The best moments from Cathy were at the beginning when she suddenly turned into a professional career woman talking to the school principal fighting for Chi Chung to stay in the school. I thought this was an incredibly admirable thing to do and this showed her care for Chi Chung. I also thought the flashbacks to when she first met Vincent in Vietnam were cute. It really showed that she was kind and compassionate to the young girl who was hospitalized and lost contact with her family. Overall I thought Joey's portrayal of the character was adequate but it didn't wow me. I blame most of it on the character who loved Vincent too much and lost her morals for him.

Lam Ho Yan played by Kenny Wong - I am just going to say that Ah Yan made me pissed throughout the whole drama. He was just snooping around everywhere and spied on everyone. For the amount of effort he put into listening to people's conversations and following them around, it made me more upset that he misunderstood everything. For example, he installed a listening device on Kiu's phone and only heard her and Vincent talk about not wanting the baby. BUT of course, he missed the most important part about Kiu having a blood illness. This was all for the plot but really made me cringe. He claimed he loved Ah Kiu but even had the heart to poison her and fake an attempted suicide.In the end when they were in Vietnam and Vincent was going crazy trying to find them, Kiu and Yan didn't even resemble a couple anymore. They were both hiding secrets and both of them had tried to harm each other by drugs as well. In the beginning, I liked their relationship as a brother looking out for his younger sister at the orphanage. There's no question about his infatuation and devotion to Kiu but to what measures to keep her by his side? Is having someone by your side more important? Or wishing her well-being while silently protecting her more important? I think Yan really got blinded by his love for Kiu and it led to numerous fatal or near-fatal events including the death of Emma and Tracy being blind for a while. Kenny's performance here was well done. It was pretty standard and he really got his intentions across through his creepy listening and stalking. However, ONE THING THAT WAS MISSING that I would have wanted to see was how Kenny got through his handicap situation. They said that he did have to overcome this but they never showed it. It was actually something I was anticipating because of his background. As an army person I would think his leg would be incredibly important to him. Instead, they skipped it and focused on his stalking skills.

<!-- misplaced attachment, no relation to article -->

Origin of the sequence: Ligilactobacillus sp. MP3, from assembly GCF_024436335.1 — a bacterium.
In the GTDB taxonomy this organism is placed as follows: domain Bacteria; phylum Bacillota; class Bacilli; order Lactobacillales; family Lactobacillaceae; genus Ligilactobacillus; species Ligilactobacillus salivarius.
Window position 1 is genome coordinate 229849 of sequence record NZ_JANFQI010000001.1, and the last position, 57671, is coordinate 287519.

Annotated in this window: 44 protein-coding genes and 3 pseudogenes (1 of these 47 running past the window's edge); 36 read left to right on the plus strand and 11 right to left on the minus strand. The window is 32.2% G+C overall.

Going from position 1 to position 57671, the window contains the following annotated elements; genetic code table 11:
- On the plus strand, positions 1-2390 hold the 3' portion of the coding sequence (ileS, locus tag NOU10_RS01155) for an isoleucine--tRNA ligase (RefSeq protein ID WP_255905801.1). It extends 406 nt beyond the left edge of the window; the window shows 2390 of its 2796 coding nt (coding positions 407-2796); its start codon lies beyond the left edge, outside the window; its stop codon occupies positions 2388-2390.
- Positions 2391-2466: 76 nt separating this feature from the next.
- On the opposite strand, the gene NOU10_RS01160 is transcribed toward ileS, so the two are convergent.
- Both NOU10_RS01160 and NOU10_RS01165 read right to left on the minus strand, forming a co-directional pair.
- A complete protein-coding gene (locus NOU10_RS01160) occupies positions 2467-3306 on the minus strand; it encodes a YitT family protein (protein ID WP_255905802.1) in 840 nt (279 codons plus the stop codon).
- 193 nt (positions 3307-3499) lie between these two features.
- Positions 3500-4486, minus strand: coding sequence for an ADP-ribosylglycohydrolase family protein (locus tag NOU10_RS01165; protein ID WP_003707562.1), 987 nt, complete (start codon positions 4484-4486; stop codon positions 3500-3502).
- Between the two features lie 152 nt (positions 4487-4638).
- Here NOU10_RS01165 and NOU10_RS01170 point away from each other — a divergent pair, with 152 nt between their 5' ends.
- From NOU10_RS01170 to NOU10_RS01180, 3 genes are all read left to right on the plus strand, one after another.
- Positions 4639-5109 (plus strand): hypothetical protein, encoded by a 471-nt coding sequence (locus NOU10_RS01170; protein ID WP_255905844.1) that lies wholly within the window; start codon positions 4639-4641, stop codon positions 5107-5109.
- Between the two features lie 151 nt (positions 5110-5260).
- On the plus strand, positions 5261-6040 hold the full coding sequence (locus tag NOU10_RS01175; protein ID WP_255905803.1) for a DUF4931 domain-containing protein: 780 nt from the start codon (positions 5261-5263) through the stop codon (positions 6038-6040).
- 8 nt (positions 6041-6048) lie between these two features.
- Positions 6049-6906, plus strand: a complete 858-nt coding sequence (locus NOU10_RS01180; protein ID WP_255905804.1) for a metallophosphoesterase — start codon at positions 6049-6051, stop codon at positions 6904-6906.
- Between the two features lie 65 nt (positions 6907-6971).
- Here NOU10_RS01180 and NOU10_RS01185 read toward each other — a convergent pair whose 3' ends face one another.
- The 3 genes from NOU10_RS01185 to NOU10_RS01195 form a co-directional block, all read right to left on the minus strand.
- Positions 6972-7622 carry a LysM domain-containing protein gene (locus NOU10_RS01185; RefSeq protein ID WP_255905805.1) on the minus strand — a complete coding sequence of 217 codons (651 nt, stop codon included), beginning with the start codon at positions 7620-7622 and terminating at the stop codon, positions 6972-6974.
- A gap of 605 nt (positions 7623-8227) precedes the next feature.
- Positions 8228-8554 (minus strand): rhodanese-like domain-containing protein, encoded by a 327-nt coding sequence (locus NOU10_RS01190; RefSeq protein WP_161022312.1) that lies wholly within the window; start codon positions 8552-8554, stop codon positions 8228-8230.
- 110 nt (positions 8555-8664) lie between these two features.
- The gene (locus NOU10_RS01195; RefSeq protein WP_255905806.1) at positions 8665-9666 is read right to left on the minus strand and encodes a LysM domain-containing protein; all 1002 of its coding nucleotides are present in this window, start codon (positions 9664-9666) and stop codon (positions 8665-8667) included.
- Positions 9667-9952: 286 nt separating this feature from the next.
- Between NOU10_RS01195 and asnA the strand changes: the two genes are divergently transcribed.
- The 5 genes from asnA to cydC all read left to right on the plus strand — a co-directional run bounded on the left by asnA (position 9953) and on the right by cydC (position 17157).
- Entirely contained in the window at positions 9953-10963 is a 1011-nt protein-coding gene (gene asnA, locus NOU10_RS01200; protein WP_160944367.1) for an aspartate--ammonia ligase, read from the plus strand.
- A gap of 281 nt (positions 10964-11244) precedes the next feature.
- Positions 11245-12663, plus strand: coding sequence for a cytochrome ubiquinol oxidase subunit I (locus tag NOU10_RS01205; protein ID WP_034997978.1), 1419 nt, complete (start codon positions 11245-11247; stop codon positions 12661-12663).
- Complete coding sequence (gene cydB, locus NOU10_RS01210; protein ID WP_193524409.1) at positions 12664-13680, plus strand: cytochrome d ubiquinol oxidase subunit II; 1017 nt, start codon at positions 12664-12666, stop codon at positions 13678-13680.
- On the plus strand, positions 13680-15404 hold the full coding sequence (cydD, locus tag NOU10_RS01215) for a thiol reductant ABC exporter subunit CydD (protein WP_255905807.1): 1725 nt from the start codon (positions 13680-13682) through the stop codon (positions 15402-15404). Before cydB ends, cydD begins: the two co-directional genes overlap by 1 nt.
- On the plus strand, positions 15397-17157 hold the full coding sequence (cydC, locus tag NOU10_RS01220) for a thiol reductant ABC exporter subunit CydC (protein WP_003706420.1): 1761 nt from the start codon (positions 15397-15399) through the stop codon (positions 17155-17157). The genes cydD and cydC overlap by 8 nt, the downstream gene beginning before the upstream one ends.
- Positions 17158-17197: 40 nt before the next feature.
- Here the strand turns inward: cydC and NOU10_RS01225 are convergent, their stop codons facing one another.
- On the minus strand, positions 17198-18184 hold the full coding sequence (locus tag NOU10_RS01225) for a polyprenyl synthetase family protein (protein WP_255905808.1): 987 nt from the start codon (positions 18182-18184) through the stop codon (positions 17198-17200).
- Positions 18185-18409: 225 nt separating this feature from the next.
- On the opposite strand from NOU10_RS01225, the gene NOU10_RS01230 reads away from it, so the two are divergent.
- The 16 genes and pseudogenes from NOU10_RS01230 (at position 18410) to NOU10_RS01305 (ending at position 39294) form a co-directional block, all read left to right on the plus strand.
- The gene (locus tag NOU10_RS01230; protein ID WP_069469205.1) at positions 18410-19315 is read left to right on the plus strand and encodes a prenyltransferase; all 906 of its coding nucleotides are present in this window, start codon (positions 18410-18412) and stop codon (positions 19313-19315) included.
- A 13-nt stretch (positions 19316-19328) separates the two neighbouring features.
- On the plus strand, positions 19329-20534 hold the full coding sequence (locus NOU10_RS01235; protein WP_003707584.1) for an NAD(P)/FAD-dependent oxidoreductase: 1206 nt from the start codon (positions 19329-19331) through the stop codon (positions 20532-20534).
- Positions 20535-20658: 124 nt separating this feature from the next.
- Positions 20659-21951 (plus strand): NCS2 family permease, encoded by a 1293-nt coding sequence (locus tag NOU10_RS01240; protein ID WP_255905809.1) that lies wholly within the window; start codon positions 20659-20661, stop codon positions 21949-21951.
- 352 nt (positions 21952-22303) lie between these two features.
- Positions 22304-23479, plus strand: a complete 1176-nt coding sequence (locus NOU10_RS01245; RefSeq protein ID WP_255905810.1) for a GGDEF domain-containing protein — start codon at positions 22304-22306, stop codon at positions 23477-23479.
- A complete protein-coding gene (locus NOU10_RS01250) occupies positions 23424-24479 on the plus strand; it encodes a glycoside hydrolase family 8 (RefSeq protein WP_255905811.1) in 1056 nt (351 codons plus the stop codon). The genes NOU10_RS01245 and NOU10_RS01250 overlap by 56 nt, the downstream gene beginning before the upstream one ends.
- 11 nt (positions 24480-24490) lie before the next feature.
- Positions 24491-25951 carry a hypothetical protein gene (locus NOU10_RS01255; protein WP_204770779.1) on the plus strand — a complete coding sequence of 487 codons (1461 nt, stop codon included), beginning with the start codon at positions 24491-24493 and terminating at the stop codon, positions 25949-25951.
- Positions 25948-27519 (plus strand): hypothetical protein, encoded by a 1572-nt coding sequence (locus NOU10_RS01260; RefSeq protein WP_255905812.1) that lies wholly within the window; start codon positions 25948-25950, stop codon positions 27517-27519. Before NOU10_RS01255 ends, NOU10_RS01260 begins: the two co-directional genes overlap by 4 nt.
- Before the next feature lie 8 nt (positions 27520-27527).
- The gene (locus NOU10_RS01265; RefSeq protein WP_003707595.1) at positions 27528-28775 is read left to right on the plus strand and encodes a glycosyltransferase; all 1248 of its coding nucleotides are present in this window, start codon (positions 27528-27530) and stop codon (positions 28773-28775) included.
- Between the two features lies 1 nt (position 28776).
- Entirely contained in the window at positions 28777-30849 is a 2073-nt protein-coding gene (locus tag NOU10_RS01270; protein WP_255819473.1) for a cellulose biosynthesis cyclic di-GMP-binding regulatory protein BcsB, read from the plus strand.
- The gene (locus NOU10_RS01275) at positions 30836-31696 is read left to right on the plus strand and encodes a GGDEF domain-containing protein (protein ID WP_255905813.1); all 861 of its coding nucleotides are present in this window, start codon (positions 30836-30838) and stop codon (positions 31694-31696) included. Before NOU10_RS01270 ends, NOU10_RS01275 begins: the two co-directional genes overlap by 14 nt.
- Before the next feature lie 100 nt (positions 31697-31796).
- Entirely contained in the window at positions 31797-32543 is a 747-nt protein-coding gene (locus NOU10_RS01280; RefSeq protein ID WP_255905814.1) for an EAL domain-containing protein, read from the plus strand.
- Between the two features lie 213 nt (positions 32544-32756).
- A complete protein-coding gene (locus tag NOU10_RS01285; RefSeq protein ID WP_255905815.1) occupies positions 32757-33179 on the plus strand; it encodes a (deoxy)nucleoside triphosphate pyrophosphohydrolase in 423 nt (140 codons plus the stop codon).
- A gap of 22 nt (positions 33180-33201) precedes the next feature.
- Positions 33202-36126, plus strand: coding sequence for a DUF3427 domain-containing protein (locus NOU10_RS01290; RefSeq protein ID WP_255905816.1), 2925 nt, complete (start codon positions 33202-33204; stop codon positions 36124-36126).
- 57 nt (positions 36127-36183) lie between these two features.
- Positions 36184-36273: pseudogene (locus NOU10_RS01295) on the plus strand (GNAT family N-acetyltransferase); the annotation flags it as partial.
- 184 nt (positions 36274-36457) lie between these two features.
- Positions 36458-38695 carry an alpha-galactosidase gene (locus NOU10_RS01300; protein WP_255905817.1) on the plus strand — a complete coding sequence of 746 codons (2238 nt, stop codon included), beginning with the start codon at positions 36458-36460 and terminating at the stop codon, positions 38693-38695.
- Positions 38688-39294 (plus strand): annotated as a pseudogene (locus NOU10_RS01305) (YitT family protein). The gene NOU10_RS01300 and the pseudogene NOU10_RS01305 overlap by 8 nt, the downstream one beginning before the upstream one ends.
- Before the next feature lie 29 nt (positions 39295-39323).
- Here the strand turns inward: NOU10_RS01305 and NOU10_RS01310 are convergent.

Max Hong played by Vincent Wong - Vincent has always been a stable actor and we all enjoyed watching him in Over Run Over a lot. Max Hong was a new challenge for Vincent as there were intense kidnapping scenes and from there, Max develops PTSD with a hobby of participating in dangerous activities when he is stressed. There is definitely growth in his character from the obedient subordinate of Vincent Wai's to the CEO of his father's company after a decade. You do see the innocence of a rich boy being kidnapped and the absolute distress that it causes him. We later find out that he could have saved Vincent if he had the courage to run the kidnappers over. Because of this, he feels that he must repay Vincent in anyway he can but unfortunately, nothing ever goes right. I thought in terms of characters, Max was the most innocent one that got tied into Vincent's grudges with CK, Vincent's brother being broke, Kiu's jealousy over Vincent's "affair", and Yan's love for Kiu and hate for Vincent. REALLY, if Max had only known so much was behind this, he could've taken a step back and said, "I should be the victim here... got kidnapped and lived with PTSD for over a decade because of someone else's issues." In terms of the relationship lines with Emma (Zoie Tam) and Tracy (Stephanie Ho), in the beginning I preferred him to be paired with Emma as Tracy was quite rowdy and seems like she would be kept in the friendzone. However as the drama progressed, I really felt that Emma and Max had differing opinions on a lot of things, and most importantly, their morals. Hence, in the end I was happy that Max ended up with Tracy. I can only say that Vincent supported all the characters, especially Roger's Vincent very well and that I am looking forward to see him further refine his acting skills in more dramas this coming year.